Sunday, May 23, 2010

Like Flowers for Chocolate

Hi, I am a Culinary chick and I kill plants! Not intentionally of course but I was cursed with the black thumb from elementary school when mine was the only styrofoam cup that didn't sprout the green telltale bud of success. I can make a beautiful and delicious gallantine but in school I cringed when it came time to make aspics because I'm also unable to make jello. Don't ask me why but no matter what I do hours later I wind up with a bowl of Kool-Aid! Miraculously my aspic did form but it was still softer and took longer to set than that of my classmates.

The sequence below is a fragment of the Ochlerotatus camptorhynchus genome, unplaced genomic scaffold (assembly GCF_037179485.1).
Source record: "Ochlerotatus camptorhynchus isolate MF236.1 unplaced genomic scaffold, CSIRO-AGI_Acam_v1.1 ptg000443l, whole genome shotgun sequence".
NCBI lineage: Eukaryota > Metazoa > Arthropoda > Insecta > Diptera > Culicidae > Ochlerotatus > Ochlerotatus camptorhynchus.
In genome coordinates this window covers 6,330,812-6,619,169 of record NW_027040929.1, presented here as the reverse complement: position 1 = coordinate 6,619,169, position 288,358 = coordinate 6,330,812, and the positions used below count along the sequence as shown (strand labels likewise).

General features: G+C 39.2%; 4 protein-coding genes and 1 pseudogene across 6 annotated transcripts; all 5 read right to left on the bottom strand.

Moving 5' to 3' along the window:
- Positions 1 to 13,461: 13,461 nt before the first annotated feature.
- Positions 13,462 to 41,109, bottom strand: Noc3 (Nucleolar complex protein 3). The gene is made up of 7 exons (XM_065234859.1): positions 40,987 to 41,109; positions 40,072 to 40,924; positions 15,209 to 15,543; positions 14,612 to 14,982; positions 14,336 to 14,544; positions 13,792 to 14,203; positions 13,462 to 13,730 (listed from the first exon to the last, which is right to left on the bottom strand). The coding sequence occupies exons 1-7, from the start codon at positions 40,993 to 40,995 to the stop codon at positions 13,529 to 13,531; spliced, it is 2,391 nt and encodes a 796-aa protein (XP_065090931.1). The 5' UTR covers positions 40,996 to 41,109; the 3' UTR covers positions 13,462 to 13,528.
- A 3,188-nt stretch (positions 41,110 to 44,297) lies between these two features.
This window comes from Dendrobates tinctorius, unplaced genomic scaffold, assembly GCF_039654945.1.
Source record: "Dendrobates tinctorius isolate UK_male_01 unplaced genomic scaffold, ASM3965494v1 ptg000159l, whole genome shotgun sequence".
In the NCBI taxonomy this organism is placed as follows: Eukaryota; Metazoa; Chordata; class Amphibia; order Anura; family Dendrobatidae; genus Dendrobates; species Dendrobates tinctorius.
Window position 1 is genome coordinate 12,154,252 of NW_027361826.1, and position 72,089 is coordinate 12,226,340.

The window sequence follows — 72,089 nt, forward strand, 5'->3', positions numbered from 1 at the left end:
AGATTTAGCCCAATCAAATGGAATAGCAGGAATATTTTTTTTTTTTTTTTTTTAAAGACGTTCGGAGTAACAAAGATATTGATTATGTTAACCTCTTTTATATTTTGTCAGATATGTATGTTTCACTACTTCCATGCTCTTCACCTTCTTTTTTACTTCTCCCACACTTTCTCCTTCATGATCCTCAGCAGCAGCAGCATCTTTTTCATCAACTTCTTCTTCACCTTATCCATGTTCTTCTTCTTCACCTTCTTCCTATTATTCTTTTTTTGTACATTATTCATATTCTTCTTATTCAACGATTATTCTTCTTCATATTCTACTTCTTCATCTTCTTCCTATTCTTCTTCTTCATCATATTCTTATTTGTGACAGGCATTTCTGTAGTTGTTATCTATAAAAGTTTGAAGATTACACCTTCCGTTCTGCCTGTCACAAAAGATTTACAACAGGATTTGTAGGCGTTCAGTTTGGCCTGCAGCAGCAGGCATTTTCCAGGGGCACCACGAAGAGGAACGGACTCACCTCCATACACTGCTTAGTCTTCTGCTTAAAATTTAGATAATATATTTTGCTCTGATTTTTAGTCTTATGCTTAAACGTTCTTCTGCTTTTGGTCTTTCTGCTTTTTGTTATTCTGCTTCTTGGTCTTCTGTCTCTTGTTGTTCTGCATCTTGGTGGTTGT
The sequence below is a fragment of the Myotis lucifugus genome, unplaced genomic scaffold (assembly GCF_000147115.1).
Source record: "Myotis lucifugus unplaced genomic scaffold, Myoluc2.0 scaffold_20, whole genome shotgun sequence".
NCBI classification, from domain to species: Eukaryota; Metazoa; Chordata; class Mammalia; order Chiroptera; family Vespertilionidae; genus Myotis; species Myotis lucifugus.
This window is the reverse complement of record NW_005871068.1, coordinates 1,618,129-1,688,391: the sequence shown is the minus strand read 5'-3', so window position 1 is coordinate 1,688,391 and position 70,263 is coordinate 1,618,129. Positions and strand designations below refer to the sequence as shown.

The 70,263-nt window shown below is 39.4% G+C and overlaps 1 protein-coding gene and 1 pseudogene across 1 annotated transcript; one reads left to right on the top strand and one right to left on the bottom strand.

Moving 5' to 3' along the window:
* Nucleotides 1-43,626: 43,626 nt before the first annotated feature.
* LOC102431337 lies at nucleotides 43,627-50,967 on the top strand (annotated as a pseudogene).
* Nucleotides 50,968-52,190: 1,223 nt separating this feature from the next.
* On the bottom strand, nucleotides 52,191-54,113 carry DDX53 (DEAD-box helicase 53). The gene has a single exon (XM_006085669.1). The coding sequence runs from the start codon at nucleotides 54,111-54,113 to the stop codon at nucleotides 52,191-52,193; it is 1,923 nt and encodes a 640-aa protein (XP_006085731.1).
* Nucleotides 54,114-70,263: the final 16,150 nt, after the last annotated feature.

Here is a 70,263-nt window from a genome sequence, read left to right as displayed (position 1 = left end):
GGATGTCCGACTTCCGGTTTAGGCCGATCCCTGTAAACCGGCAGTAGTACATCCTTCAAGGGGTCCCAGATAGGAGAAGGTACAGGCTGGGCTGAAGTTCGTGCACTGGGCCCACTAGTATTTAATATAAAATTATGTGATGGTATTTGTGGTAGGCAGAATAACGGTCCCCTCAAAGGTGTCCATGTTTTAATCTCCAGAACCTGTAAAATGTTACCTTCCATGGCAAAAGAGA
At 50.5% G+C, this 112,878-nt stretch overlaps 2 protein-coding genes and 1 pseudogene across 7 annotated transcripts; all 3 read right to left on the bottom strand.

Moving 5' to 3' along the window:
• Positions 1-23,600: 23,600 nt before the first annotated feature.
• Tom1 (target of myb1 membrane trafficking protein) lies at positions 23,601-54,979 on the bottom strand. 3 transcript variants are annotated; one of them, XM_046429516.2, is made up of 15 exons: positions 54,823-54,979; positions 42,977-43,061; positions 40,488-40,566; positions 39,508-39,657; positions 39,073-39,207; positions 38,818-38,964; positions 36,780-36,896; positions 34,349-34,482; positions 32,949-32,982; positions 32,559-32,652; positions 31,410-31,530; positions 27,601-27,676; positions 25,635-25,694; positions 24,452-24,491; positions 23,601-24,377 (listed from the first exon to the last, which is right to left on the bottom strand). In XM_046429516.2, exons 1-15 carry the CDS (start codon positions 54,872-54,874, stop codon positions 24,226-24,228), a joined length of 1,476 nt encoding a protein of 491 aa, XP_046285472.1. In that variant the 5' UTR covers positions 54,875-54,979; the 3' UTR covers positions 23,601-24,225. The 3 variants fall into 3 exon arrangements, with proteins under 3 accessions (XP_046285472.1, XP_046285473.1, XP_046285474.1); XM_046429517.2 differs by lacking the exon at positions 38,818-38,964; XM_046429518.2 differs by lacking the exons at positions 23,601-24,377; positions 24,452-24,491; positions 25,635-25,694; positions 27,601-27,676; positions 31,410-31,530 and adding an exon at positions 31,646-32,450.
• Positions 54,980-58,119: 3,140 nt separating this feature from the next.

I am however, extremely capable of making pudding which came in handy this weekend when I attended a Plant Swap with some ladies from my gym class at the Y. I told them I didn't do plants so they said I could bring a dessert instead (the lemon cake I'd made at the last luncheon was a huge hit:) I'd thought about making banana bread but the epicurean in me screamed for something more fun. Now, I'm not a baker. I can follow a recipe but would much rather taste and experiment than worry about accidentally swapping baking powder for baking soda (with disastrous results) and with a tightened wallet I was limited in what I could spend. But as I wandered the aisles of the grocery store I was suddenly inspired, I would make a Chocolate Cream Pie!